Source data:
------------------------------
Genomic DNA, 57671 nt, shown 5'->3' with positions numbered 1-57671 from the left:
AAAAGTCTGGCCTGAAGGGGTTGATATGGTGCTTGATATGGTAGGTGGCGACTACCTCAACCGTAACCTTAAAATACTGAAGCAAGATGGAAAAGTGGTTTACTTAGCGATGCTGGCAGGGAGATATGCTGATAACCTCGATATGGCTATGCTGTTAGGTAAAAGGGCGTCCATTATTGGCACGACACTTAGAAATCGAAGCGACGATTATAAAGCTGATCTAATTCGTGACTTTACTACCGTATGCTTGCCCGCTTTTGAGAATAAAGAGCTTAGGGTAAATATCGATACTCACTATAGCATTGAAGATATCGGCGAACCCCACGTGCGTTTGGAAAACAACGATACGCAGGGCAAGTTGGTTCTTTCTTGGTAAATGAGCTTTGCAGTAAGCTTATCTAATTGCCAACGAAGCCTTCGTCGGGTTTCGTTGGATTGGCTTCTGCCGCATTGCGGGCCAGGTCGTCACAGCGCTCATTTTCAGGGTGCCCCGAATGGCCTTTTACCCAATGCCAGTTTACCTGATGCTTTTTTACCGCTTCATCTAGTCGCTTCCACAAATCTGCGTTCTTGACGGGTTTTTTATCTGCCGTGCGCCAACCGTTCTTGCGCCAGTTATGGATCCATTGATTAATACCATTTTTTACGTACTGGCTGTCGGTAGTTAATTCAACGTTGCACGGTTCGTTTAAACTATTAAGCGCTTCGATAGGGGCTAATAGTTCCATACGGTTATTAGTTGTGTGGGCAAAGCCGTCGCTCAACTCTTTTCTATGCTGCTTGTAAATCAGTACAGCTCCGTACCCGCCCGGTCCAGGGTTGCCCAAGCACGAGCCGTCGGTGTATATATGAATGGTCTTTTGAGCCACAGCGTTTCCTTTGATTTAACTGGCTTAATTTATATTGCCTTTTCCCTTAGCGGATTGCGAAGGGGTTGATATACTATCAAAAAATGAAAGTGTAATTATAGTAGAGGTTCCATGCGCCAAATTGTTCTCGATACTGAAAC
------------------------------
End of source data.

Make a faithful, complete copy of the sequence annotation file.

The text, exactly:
Genomic DNA, 57671 nt, shown 5'->3' with positions numbered 1-57671 from the left:
AAAAGTCTGGCCTGAAGGGGTTGATATGGTGCTTGATATGGTAGGTGGCGACTACCTCAACCGTAACCTTAAAATACTGAAGCAAGATGGAAAAGTGGTTTACTTAGCGATGCTGGCAGGGAGATATGCTGATAACCTCGATATGGCTATGCTGTTAGGTAAAAGGGCGTCCATTATTGGCACGACACTTAGAAATCGAAGCGACGATTATAAAGCTGATCTAATTCGTGACTTTACTACCGTATGCTTGCCCGCTTTTGAGAATAAAGAGCTTAGGGTAAATATCGATACTCACTATAGCATTGAAGATATCGGCGAACCCCACGTGCGTTTGGAAAACAACGATACGCAGGGCAAGTTGGTTCTTTCTTGGTAAATGAGCTTTGCAGTAAGCTTATCTAATTGCCAACGAAGCCTTCGTCGGGTTTCGTTGGATTGGCTTCTGCCGCATTGCGGGCCAGGTCGTCACAGCGCTCATTTTCAGGGTGCCCCGAATGGCCTTTTACCCAATGCCAGTTTACCTGATGCTTTTTTACCGCTTCATCTAGTCGCTTCCACAAATCTGCGTTCTTGACGGGTTTTTTATCTGCCGTGCGCCAACCGTTCTTGCGCCAGTTATGGATCCATTGATTAATACCATTTTTTACGTACTGGCTGTCGGTAGTTAATTCAACGTTGCACGGTTCGTTTAAACTATTAAGCGCTTCGATAGGGGCTAATAGTTCCATACGGTTATTAGTTGTGTGGGCAAAGCCGTCGCTCAACTCTTTTCTATGCTGCTTGTAAATCAGTACAGCTCCGTACCCGCCCGGTCCAGGGTTGCCCAAGCACGAGCCGTCGGTGTATATATGAATGGTCTTTTGAGCCACAGCGTTTCCTTTGATTTAACTGGCTTAATTTATATTGCCTTTTCCCTTAGCGGATTGCGAAGGGGTTGATATACTATCAAAAAATGAAAGTGTAATTATAGTAGAGGTTCCATGCGCCAAATTGTTCTCGATACTGAAAC